The discussions in the study divulge that shopping arousal is largely driven by mall attractions, inter-personal influences, sales promotions and comparative gains among urban shoppers. The major factors that affect shopping arousal among urban shoppers concern recreational facilities, location of the mall, ambience and store attractiveness with regard to products and services, brand value and price. Similar to many other empirical studies, this research might also have some limitations with regard to sampling, data collection and generalisation of the findings. The samples drawn for this study may not be enough to generalise the study results. However, the results of this study may indicate a similar pattern of shopping behaviour of urban consumers in shopping malls with regard to other Latin American markets.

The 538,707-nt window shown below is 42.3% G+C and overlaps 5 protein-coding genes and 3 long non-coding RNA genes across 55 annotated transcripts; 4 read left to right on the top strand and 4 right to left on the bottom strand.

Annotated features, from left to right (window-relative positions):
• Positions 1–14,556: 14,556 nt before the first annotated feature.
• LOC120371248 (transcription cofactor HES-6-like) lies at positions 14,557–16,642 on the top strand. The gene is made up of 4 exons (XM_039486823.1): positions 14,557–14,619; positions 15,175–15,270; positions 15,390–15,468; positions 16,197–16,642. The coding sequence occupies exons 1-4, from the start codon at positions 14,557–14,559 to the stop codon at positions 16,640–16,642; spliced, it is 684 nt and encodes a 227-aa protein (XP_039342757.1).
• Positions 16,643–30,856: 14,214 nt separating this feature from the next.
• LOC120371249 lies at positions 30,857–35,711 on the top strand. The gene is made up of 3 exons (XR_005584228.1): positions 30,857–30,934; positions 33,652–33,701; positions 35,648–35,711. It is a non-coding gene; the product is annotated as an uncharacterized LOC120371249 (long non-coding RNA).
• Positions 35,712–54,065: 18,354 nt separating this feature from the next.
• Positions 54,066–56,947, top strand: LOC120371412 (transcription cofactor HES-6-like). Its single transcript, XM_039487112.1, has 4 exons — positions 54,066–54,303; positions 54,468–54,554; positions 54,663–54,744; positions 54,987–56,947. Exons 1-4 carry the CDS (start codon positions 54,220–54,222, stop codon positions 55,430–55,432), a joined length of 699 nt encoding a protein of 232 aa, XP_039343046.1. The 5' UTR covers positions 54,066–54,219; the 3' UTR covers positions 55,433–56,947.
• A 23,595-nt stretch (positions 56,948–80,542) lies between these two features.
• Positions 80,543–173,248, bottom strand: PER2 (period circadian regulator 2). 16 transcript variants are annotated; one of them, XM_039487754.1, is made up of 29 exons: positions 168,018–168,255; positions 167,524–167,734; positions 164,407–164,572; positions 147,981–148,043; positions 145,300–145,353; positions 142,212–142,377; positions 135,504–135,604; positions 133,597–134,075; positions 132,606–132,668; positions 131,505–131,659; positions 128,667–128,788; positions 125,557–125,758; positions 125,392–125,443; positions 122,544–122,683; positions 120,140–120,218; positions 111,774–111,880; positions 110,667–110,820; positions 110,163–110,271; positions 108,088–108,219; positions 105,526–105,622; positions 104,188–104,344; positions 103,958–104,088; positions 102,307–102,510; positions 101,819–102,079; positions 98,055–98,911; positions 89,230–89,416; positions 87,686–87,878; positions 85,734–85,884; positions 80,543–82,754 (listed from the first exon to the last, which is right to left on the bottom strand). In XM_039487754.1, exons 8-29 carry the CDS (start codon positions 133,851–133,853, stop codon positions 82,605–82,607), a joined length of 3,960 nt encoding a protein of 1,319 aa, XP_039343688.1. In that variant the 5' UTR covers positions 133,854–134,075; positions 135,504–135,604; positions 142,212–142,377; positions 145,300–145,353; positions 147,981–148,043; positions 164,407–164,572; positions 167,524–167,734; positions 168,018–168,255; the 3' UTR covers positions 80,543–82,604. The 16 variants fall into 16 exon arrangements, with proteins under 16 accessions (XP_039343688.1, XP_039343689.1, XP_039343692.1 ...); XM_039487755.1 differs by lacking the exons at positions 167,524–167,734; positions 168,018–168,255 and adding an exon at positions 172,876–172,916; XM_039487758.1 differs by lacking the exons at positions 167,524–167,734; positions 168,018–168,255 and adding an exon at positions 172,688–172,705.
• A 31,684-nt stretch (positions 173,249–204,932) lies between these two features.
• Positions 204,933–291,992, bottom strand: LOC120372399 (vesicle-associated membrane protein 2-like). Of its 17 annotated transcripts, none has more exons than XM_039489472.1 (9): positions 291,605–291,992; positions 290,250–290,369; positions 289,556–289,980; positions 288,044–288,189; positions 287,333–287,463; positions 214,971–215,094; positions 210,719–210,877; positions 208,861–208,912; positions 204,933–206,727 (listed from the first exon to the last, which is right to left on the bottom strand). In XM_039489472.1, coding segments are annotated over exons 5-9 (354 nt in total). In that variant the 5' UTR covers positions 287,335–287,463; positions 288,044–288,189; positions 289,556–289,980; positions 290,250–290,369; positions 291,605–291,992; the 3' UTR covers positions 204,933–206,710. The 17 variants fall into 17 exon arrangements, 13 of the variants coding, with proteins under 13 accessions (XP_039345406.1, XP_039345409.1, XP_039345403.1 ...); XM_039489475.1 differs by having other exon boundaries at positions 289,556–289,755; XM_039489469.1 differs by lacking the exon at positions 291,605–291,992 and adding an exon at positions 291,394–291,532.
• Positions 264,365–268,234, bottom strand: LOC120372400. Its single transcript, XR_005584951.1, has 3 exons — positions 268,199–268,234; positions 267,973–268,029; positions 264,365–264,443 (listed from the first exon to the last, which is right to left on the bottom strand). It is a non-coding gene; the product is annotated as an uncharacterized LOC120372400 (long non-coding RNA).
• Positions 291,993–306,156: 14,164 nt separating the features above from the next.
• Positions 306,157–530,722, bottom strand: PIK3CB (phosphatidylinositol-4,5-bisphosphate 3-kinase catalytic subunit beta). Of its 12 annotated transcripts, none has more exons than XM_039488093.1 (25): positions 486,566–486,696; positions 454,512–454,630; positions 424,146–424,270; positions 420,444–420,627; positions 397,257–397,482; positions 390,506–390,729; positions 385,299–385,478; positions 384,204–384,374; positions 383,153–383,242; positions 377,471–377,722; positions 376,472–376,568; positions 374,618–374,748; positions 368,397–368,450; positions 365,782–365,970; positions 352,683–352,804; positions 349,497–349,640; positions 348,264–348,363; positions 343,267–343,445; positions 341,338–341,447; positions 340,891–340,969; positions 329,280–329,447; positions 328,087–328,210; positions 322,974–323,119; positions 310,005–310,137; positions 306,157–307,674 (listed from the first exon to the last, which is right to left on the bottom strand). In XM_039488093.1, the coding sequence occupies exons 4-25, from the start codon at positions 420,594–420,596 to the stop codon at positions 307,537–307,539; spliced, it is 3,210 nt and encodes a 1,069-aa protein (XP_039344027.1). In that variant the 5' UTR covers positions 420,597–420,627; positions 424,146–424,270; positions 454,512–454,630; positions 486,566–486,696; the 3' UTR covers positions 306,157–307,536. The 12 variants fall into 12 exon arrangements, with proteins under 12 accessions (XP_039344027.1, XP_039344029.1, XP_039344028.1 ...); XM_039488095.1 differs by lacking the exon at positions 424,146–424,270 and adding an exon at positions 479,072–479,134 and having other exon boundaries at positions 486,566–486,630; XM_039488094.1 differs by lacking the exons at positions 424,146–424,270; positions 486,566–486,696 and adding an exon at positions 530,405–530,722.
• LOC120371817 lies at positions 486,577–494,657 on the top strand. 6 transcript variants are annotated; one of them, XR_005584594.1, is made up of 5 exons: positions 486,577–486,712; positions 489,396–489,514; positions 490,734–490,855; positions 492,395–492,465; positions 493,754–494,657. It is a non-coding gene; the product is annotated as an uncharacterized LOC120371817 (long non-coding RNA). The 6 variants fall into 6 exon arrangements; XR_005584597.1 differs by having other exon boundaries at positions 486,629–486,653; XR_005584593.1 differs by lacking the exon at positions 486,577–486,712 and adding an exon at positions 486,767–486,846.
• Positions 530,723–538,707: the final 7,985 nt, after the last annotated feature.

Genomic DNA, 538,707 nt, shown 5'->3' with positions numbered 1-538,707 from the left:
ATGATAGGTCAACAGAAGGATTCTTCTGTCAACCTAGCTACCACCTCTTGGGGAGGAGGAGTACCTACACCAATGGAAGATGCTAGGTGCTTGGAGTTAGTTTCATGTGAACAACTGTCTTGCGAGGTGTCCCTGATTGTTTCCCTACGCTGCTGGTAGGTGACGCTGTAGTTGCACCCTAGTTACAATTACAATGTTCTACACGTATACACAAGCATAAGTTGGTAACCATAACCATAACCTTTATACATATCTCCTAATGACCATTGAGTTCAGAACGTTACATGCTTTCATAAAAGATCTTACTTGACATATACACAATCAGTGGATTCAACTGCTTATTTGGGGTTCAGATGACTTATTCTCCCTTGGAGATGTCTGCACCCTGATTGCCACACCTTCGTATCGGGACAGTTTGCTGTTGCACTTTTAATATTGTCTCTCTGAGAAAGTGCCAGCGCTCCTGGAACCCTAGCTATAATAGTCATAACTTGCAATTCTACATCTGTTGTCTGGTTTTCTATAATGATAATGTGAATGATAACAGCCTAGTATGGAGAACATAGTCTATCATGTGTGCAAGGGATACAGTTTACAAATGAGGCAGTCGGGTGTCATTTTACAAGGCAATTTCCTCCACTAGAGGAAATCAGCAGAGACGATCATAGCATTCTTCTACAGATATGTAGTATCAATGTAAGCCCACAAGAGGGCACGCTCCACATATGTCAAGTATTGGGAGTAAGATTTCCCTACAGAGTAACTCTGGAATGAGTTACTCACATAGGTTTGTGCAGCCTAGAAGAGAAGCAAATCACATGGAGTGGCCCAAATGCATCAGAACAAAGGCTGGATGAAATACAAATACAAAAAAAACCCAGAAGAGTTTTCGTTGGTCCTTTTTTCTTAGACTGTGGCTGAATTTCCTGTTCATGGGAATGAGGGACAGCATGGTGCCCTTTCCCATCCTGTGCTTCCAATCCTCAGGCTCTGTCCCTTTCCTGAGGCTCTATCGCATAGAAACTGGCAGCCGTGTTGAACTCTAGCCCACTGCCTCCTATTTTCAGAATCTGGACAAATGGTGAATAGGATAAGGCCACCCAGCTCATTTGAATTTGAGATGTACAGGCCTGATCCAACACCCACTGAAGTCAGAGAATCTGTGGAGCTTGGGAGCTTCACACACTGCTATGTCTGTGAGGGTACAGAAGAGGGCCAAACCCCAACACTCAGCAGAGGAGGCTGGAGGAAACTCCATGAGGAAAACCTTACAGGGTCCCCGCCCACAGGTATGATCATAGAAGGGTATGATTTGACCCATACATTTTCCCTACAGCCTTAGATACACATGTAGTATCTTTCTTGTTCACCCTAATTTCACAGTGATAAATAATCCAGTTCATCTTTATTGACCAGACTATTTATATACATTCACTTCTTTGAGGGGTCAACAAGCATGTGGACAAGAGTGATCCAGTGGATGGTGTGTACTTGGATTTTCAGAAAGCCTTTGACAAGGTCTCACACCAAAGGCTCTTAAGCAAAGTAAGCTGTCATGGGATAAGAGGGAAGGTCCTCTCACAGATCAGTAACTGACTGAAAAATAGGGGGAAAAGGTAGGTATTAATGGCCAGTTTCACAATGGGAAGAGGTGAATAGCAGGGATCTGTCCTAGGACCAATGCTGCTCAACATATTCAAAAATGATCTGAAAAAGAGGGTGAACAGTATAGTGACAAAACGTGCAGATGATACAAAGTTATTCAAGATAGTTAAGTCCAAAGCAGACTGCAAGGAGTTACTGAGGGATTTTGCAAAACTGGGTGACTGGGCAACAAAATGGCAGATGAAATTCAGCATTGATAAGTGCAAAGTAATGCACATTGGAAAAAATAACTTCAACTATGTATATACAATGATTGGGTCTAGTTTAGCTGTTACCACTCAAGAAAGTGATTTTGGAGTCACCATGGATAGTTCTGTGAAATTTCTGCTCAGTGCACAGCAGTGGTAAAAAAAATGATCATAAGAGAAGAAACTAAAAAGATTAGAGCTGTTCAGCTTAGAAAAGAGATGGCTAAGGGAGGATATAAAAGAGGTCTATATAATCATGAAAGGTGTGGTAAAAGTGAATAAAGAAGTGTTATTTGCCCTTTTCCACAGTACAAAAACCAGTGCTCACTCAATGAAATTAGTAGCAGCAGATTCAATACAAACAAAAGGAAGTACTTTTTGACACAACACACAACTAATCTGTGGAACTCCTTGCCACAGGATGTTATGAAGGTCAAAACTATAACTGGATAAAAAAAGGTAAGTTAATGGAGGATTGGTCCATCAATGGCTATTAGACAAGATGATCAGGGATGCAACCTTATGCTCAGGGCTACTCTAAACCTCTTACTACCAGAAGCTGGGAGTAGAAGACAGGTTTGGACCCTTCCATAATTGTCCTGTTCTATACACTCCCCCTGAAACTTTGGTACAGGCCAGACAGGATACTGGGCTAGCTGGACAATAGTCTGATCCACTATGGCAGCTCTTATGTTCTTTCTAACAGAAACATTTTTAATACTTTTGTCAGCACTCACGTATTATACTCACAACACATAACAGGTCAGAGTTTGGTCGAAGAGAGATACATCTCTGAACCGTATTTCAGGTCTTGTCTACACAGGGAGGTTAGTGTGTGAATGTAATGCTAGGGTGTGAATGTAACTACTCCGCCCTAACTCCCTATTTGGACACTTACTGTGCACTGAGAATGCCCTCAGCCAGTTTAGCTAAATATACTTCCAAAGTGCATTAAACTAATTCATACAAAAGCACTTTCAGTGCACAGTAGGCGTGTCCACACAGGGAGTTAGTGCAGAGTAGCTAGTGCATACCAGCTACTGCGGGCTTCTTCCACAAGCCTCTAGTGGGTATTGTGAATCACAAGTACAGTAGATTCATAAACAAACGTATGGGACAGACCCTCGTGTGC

It is observed from the results that shoppers spend more money on each visit to the XLS malls owing to the planned shopping agenda without higher perceived risk. Inclination towards buying familiar brands in large shopping malls also helps customers to purchase goods of higher value as compared to other categories of shopping malls. The adjusted R̄2 indicates that overall changes in the customer value are observed to be 67.53 per cent in SS malls, 55.86 per cent in MS malls, 79.86 per cent in LS malls and 66.42 per cent in XLS malls during different shopping seasons. Accordingly, it is found that there is a pattern of shopping in malls in synchronisation with the arousal–buying relationship during the shopping life cycle. Hence, the findings discussed above are consistent with Hypotheses 1c and 2a.